If you are adding a new model or a new observation type, we suggest you assimilate exactly one observation, with no model advance, with inflation turned off, with a large cutoff, and with the outlier threshold off (see below for how to set these namelist items). Run an assimilation. Look at the obs_seq.final file to see what the forward operator computed. Use ncdiff to difference the preassim_mean.nc and postassim_mean.nc (or output_mean.nc) diagnostic NetCDF files and look at the changes (the "innovations") in the various model fields. Is it in the right location for that observation? Does it have a reasonable value?
Then assimilate a group of observations and check the results carefully. Run the observation diagnostics and look at the total error and spread. Look carefully at the number of observations being assimilated compared to how many are available. Assimilations that are not working can give good looking statistics if they reject all but the few observations that happen to match the current state. The errors should grow as the model advances and then shrink when new observations are assimilated, so a timeseries plot of the RMSE should show a sawtooth pattern. The initial error entirely depends on the match between the initial ensemble and the observations and may be large but it should decrease and then reach a roughly stable level. The ensemble spread should ultimately remain relatively steady, at a value around the expected observation error level. Once you believe you have a working assimilation, this will be your baseline case. If the ensemble spread is too small, several of the DART facilities described below are intended to compensate for ensemble members getting too close to each other. Then one by one enable or tune each of the items below, checking each time to see what is the effect on the results.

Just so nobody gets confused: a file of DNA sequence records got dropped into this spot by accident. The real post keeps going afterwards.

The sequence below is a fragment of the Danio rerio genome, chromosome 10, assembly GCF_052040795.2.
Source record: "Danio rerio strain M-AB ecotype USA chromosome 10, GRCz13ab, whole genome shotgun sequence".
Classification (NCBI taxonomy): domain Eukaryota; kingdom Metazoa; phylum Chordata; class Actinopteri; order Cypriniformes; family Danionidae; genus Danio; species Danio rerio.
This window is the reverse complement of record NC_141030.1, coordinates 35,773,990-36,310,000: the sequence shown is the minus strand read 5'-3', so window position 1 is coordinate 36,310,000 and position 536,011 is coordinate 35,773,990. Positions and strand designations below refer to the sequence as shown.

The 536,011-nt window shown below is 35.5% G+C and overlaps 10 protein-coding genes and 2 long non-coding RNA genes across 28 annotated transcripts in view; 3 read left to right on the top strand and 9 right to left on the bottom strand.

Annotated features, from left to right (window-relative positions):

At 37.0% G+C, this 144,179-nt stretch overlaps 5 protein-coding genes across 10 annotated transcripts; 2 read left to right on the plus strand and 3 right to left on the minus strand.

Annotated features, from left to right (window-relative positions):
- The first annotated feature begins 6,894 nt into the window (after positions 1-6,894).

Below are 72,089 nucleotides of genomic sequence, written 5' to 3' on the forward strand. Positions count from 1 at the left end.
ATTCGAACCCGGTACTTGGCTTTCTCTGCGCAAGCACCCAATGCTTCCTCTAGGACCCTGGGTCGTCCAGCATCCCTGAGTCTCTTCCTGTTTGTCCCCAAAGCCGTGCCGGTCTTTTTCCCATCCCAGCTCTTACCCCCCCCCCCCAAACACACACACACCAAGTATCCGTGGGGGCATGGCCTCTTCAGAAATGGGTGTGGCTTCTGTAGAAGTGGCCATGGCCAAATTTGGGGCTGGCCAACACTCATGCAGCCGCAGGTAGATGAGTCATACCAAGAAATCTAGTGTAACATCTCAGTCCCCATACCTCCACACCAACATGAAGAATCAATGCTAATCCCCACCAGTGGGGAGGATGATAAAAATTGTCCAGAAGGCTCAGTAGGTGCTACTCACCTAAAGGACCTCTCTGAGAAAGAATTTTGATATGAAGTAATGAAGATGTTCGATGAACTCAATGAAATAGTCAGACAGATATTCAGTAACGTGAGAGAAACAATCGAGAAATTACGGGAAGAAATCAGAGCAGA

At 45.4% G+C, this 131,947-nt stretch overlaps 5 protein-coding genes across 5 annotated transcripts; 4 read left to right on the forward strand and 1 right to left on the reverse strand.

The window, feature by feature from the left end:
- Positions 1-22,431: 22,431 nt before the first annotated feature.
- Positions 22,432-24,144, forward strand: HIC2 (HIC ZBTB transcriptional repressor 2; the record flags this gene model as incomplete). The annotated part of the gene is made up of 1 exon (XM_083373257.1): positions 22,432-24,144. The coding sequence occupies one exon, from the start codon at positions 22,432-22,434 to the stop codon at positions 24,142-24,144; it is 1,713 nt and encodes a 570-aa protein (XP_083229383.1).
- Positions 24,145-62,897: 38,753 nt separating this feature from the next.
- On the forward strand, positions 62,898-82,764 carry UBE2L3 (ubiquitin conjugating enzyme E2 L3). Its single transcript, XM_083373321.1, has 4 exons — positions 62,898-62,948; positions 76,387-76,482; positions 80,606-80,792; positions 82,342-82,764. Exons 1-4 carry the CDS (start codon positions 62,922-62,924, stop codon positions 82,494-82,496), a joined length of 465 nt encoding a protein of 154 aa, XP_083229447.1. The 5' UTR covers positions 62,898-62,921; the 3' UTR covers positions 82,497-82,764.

Suggestions for the most common namelist settings and features built into DART for running a successful assimilation include:
In practice, ensemble sizes between 20 and 100 seem to work best. Fewer than 20-30 members leads to statistical errors which are too large. More than 100 members takes longer to run with very little benefit, and eventually the results get worse again. Often the limit on the number of members is based on the size of the model since you have to run N copies of the model each time you move forward in time. If you can, start with 50-60 members and then experiment with fewer or more once you have a set of baseline results to compare it with. The namelist setting for ensemble size is &filter_nml :: ens_size